President Barack Obama jokingly called conservative icon Ronald Reagan "a socialist" on Wednesday as he worked to win Republican and Democratic support for a tax on millionaires.
Reagan, one of the most revered Republican presidents, also supported taxing the wealthiest Americans, Obama said.
"I'm not the first president to call for this idea that everybody has to do their fair share," said Obama, while defending his "Buffett Rule" that would impose a minimum 30% tax on annual incomes of over a million dollars.
"Some years ago, one of my predecessors traveled across the country pushing for the same concept," said Obama, who surrounded himself for the occasion with a group of millionaires -- who, like the billionaire Warren Buffett, support increasing taxes on the wealthy.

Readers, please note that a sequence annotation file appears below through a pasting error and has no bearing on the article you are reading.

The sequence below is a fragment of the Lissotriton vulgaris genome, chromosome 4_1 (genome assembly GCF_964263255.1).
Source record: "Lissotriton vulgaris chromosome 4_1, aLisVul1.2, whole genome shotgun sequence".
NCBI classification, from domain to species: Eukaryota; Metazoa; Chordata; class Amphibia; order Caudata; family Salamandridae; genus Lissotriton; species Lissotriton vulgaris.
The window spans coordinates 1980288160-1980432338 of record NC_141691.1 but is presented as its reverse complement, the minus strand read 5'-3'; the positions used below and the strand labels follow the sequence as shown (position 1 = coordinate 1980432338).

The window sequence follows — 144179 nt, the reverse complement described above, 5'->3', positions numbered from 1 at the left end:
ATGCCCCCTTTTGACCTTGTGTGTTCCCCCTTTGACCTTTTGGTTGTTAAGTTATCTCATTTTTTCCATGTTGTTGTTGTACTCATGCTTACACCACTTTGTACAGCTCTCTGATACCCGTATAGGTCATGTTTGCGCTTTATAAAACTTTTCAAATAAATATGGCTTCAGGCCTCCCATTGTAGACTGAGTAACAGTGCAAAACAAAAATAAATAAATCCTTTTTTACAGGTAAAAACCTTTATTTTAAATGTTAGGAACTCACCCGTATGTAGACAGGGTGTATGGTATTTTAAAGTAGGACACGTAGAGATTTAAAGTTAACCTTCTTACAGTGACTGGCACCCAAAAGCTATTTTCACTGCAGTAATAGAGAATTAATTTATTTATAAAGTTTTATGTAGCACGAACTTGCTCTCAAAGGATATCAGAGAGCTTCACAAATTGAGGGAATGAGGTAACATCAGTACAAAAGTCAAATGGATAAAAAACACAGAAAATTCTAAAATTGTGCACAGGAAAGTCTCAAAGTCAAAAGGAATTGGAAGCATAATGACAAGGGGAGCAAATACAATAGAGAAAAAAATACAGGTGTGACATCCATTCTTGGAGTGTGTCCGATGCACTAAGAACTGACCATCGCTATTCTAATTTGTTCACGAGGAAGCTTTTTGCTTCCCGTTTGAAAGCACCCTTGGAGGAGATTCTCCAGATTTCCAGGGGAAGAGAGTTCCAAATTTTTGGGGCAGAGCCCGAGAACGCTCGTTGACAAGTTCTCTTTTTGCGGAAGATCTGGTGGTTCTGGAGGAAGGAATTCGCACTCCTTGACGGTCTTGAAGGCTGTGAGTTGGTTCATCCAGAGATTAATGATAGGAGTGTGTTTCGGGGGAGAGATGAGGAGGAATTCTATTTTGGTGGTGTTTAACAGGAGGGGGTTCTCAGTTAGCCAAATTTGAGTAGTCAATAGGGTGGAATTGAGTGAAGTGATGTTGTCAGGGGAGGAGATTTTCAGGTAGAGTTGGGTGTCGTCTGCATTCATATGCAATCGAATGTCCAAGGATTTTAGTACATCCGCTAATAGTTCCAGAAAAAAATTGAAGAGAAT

Buffett has publicly spoken out against being taxed at a lower rate than his secretary -- a consequence of tax loopholes imposed by former president George W. Bush under which investment revenues are taxed at a lower rate than wages.
Reagan once gave a speech "where he said it was 'crazy,' that's a quote, that certain tax loopholes make it possible for multimillionaires to pay nothing, while a bus driver was paying 10 percent of his salary," Obama said.
"That wild-eyed, socialist, tax-hiking class warrior was Ronald Reagan," Obama said. "He thought that in America, the wealthiest should pay their fair share and he said so. I know that position might disqualify him from the Republican primaries these days, but what Ronald Reagan was calling for then is the same thing that we're calling for now," said Obama, who bidding for re-election on Nov. 6.
The Senate is scheduled to vote on Obama's so-called "Buffett Rule" on Monday.
While the fate of the legislation is uncertain as Republicans, who hold a majority in the House, oppose it, Obama's statements are likely aimed at his political opponent Mitt Romney, who is a multimillionaire.
Copyright Agence France-Presse, 2012